Section III offers little explicit support for Dr. Best's position. In addition to requiring that the terms and conditions of appointment be in writing, the language of Section III(C)(3)(c) makes reappointment conditional. As regards notice, Section III(A)(1)(2) provides only that the University must give notice of promotions or other changes in terms and conditions of service "as promptly as possible" (Section III(A)(1)(2)). Nor is the language of Section III(B) for special classes of academic appointments any more explicit in resolving the meaning of the phrase "if reappointed" for regular classes of academic positions when notice of non-renewal is untimely; at most Section III(B) rebuts any inference under Section V(B)(3) for special appointments. On the other hand, the University argues that purpose of the notice requirement is to give a faculty member sufficient time to find employment and is independent of the award of tenure. It would resolve any ambiguity in the phrase "if reappointed" by reference to the evidence it presented on the custom and practice for reappointments and granting tenure as defeating an expectancy of indefinite tenure based solely on service following late notice of non-renewal.
While we do not question the University's assertions about the significance of granting indefinite tenure, the University no less than Dr. Best is bound by the contracts it makes. It is clear, however, that the disputed issue between them cannot be resolved without reference to the University's custom and practice for making reappointments and granting indefinite tenure generally as well as its custom and practice specifically, if any, when a faculty member whose reappointment would result in indefinite tenure receives late notice of non-renewal. Contrary to Dr. Best's contentions, her contract documents do not elevate timely notice to a contractual right whereby late notice results in automatic reappointment; the express terms of her contract required her to receive a reappointment in order to gain indefinite tenure and limited her rights upon late notice to a statement of reasons for non-renewal. Unlike the contracts, statutes or university regulations present in the cases on which Dr. Best relies to support her claim of reasonable expectation of reappointment, her contract does not expressly state that tenure is automatic upon successful completion of a three-year term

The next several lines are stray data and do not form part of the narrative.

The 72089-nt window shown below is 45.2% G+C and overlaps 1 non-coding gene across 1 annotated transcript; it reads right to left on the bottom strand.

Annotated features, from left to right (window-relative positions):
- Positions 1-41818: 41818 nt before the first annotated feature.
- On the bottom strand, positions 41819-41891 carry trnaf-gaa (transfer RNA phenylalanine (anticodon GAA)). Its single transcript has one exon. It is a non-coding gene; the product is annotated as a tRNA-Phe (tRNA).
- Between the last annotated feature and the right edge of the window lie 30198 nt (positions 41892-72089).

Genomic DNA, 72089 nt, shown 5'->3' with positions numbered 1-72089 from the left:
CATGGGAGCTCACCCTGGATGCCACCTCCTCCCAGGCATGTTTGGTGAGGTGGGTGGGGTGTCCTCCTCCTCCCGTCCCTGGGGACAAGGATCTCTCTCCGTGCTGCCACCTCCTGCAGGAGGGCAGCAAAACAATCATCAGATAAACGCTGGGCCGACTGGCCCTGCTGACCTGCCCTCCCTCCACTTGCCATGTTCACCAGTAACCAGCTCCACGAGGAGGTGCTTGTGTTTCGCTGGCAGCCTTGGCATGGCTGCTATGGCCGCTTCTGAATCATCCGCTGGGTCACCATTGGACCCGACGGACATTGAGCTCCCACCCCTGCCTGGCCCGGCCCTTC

Therefore, in the absence of explicit language on the effect of late notice where a reappointment would result in indefinite tenure, and in the absence of specific assurances to that effect by the University, the University's custom and practice become a part of Dr. Best's contract. Bason v. American University, supra, 414 A.2d at 525; Pride v. Howard University, supra, 384 A.2d at 35. A factual determination of that custom and practice is required to resolve whether Dr. Best had a reasonable expectancy of reappointment if she received late notice and if so, then whether it was the custom and practice of the University to view service as resulting in an automatic reappointment with indefinite tenure. 1901 Wyoming Avenue Cooperative Ass'n v. Lee, supra, 345 A.2d at 461-62 & n. 11. Following the analysis in Greene v. Howard University, supra, we agree with the trial court that because Dr. Best was entitled to receive timely notice, the University's failure to do so put a "different dimension" on their relationship. But we disagree with the trial court's conclusion that under her contract, without reference to custom and practice, the language was only susceptible to the interpretation that the University had two options available to it: timely notice or automatic reappointment with indefinite tenure. Under Greene v. Howard University, 134 U.S.App.D.C. at 88, 412 F.2d at 1135, custom and practice are relevant in the absence of an explicit provision that reappointment resulting in indefinite tenure is automatic upon late notice of non-renewal. Not only did her contract contain an explicit provision limiting her rights under Section V as a result of late notice, but a determination of whether her expectancy of reappointment under Section III was nevertheless reasonable depended on the University's custom and practice for making reappointments resulting in indefinite tenure. The trial court properly admitted extrinsic evidence on the University's custom and practice,